Wednesday, 21 September 2011

Event Handlers - How I Do Them - Part 2 - Features

If all has gone well, we have a compiled dll sitting in the GAC of the machine where Sharepoint lives. However SharePoint does not have a bull's notion that this dll exists so it cannot execute it on the required event. In order to hook up the two parties, we need to create a Feature.

In SharePoint proper, features live in the page known as Site Features in the Site Settings screen. Click on that and generally you will see a list of features. Click Activate and these get Activated. What we want to do is add in our feature so that SharePoint can see it too.

This requires an introduction to that fearsome region known as the Twelve Hive.

The Twelve Hive is a nickname for the forest of folders which contains all the SharePoint system stuff and web configs and the like. Tamper with these at your peril. The most irritating thing about this Twelve Hive is that all the files you need are neck deep in the midst of long folder paths. The system paths will vary but generally to find the features, one should navigate to

C:\Program Files\Common Files\Microsoft Shared\Web Server Extensions\12\TEMPLATE\FEATURES

Create a new folder with your event handler name in the Features folder. It doesn't really matter if you call it Mickey Mouse, to be honest, but it helps for clarity when you call it from the command line later. Then you need to create two xml files: Feature.xml and Elements.xml. To save you tearing your hair out, here are two samples I made earlier:

Feature xml:

<?xml version="1.0" encoding="utf-8"?> <Feature Scope="Web" Title="Event Handler of uncertain provenance" Id="CD603E5F-0148-4ce0-B4EC-FB0ECB138A03" xmlns=""> <ElementManifests> <ElementManifest Location="elements.xml"/> </ElementManifests> </Feature>

A brief explanation: Scope="Web" is what is most useful when working with events on document libraries, lists and other objects that exist in the SPWeb object scope. Scope = "Site" is only useful when programming site event handlers e.g. stuff that happens when you create a subsite. A bit like UHT milk, as Pat Mustard might have noted. Observant folk might ask: what's that long streel of a thing in the ID field and where did she get it from? Answer is that it's a GUID and you can get one by going into Visual Studio, selecting Tools menu and Create Guid. Simple as that. Oh and don't use the one in the sample - you need to get your own for each feature. That's how Sharepoint keeps track of them. It loves GUIDs.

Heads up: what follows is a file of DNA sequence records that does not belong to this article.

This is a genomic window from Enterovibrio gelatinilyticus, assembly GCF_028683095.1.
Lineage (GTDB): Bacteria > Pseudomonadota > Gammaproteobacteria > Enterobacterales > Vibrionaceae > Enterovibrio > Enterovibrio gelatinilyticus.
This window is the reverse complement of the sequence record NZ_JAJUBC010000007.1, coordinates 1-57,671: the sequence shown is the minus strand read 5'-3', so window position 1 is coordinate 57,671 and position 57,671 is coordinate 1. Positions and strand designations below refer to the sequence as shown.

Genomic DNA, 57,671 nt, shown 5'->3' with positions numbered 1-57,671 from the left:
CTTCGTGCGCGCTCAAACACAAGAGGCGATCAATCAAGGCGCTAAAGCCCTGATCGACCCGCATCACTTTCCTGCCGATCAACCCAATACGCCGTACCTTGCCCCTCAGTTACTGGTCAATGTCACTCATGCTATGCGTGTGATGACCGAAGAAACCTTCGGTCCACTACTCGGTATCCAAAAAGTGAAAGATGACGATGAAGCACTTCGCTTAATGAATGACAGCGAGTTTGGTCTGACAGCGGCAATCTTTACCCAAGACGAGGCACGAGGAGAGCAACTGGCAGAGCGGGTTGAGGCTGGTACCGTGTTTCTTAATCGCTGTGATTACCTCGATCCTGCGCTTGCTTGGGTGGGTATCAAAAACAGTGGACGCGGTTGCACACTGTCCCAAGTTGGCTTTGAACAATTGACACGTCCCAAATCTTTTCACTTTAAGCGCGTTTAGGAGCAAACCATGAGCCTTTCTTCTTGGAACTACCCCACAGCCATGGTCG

Elements xml:
<?xml version="1.0" encoding="utf-8" ?>
<Elements xmlns="">
  <Receivers ListTemplateId="100">
        [YourDLLName], Version=,
        culture=neutral, PublicKeyToken=[get it from the GAC]

This is a bit meatier. List Template ID refers to what kind of list it is. Generic list is 100, Document Library is 101, Issue List is something else. If in doubt, google "SharePoint List Template ID" and then decide which one fits. If you want to fire it off more than one type of list template, then you need to put in an event receiver for each one - that will be the <receivers></receivers> tags. Type is the event handler type, in this case ItemAdded. You will need a second one for ItemUpdated, and another one for ItemDeleted, should you have those also. Anything in square brackets is already defined when you compiled your assembly and you can get the public key token from the GAC. The sequence number just needs to be high enough to be unique.

So we have our feature files. Now it gets ugly and awkward. The only way we can install our feature (good readers feel free to correct me) is via an inelegant little tool called STSADM, which can be found, yes you guessed it, buried way way down in the Twelve Hive. You will generally find it somewhere similar to here:

C:\Program Files\Common Files\Microsoft Shared\Web Server Extensions\12\BIN\

So open up a Command Prompt window, cd to the above location or similar, and type the following piece of Shakespeare:

stsadm.exe -o installfeature -filename [YourFolderName]\Feature.xml

replacing YourFolderName and removing the square brackets of course. If all goes well, you're admin and king of the castle and the xml is well-formed, you should get a confirmation that the feature installed successfully. Once that done, you generally can forget about the feature unless there's an error in it. Most errors in features come from muggins like me copying files from elsewhere into the new folder and forgetting to change the assembly names, but never mind that, let's move on...

Navigate to the sharepoint site where you wish to deploy your new spiffy event handler. This does not have to be the top site, it can be several levels down. Go to Site Settings - Site Features. Your event handler will show up. Click Activate. Then go to your list, add /edit/delete your item and see if your field is updated. If not, never fear, you can debug it or instrument it. I always find the debugger a slippy process (oh for SP 2010 and its integrated environment!) so I will come back with some error handling code you can try.

But hopefully it works for you!

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